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The riveting true story of the women who launched America into space. In the 1940s and 50s, when the newly minted Jet Propulsion Laboratory needed quick-thinking mathematicians to calculate velocities and plot trajectories, they didn't turn to male graduates. Rather, they recruited an elite group of young women who, with only pencil, paper, and mathematical prowess, transformed rocket design, helped bring about the first American satellites, and made the exploration of the solar system possible. For the first time, Rise of the Rocket Girls tells the stories of these women -- known as "human computers" -- who broke the boundaries of both gender and science. Based on extensive research and interviews with all the living members of the team, Rise of the Rocket Girls offers a unique perspective on the role of women in science: both where we've been, and the far reaches of space to which we're heading. "If Hidden Figures has you itching to learn more about the women who worked in the space program, pick up Nathalia Holt's lively, immensely readable history, Rise of the Rocket Girls." -- Entertainment Weekly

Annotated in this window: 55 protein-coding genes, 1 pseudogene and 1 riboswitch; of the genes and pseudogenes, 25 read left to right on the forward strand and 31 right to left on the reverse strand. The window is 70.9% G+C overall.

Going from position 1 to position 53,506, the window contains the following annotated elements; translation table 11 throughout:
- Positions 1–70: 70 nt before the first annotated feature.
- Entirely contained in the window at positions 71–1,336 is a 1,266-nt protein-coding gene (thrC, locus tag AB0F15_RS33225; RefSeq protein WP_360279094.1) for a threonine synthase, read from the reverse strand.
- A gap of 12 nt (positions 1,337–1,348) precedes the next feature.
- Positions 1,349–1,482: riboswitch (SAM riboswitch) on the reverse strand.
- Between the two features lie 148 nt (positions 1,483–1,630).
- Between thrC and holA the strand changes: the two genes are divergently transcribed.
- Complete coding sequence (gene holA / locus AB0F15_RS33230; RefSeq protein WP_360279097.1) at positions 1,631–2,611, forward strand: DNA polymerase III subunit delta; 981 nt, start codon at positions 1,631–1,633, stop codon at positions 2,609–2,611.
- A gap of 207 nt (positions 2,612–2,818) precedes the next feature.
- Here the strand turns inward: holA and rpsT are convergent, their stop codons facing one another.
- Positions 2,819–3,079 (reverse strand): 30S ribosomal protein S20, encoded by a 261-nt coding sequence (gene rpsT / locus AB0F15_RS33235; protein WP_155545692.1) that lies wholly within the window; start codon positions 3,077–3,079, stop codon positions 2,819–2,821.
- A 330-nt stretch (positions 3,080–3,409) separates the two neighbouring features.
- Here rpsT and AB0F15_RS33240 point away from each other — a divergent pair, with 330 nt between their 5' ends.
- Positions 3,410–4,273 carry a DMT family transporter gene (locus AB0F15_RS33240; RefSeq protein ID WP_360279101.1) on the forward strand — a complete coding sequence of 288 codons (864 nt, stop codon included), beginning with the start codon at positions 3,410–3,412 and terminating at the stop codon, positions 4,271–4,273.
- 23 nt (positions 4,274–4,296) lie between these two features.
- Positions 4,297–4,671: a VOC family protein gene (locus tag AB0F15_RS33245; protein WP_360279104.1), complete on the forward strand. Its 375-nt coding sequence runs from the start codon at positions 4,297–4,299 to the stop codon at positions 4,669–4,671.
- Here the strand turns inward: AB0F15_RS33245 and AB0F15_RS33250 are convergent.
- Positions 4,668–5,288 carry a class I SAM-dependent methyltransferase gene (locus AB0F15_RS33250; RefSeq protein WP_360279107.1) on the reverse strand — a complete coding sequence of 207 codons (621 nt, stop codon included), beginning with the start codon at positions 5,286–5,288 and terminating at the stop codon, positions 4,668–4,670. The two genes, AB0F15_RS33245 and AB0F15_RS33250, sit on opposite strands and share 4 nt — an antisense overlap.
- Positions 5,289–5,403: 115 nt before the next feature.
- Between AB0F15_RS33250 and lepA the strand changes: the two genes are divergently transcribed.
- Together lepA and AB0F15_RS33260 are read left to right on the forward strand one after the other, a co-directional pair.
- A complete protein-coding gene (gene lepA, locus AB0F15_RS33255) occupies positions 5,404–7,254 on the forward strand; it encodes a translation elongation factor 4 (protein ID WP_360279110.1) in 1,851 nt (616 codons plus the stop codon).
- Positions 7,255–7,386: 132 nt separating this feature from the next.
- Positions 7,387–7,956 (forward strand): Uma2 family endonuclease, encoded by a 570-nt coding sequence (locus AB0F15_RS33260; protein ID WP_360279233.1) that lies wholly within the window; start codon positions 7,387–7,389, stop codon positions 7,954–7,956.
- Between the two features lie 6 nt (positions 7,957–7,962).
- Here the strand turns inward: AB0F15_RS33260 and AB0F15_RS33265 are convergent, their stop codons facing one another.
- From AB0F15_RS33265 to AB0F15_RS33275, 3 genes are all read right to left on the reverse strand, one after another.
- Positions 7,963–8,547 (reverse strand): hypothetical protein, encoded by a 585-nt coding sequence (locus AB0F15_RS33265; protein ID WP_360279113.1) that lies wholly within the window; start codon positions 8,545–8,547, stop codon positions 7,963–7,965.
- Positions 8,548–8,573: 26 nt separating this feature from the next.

So much to read, so little time? This brief overview of Rise of the Rocket Girls tells you what you need to know—before or after you read Nathalia Holt’s book. Crafted and edited with care, Worth Books set the standard for quality and give you the tools you need to be a well-informed reader. This short summary and analysis of Rise of the Rocket Girls includes: Historical context Chapter-by-chapter overviews Profiles of the main characters Detailed timeline of key events Important quotes Fascinating trivia Glossary of terms Supporting material to enhance your understanding of the original work About Rise of the Rocket Girls: The Women Who Propelled Us, from Missiles to the Moon to Mars by Nathalia Holt: When the Jet Propulsion Laboratory first began researching rocket science and the possibilities within space exploration in the middle of the twentieth century, they hired a hyper intelligent group of female mathematicians to work with their staff of engineers. In Rise of the Rocket Girls: The Women Who Propelled Us, from Missiles to the Moon to Mars, Nathalia Holt examines four decades of the JPL’s major accomplishments from interviews and research of these groundbreaking women who were recruited to be “human computers,” Including, from this team of unsung heroes, Barbara Paulson, Helen Ling, Sue Finley, and Sylvia Lundy. As the JPL’s projects evolved from developing missiles and satellites to executing moon landings and planetary exploration projects, the women’s roles grew too, becoming the team responsible for launching America into Space—and they did it all while balancing marriage and children, too. The summary and analysis in this ebook are intended to complement your reading experience and bring you closer to a great work of nonfiction.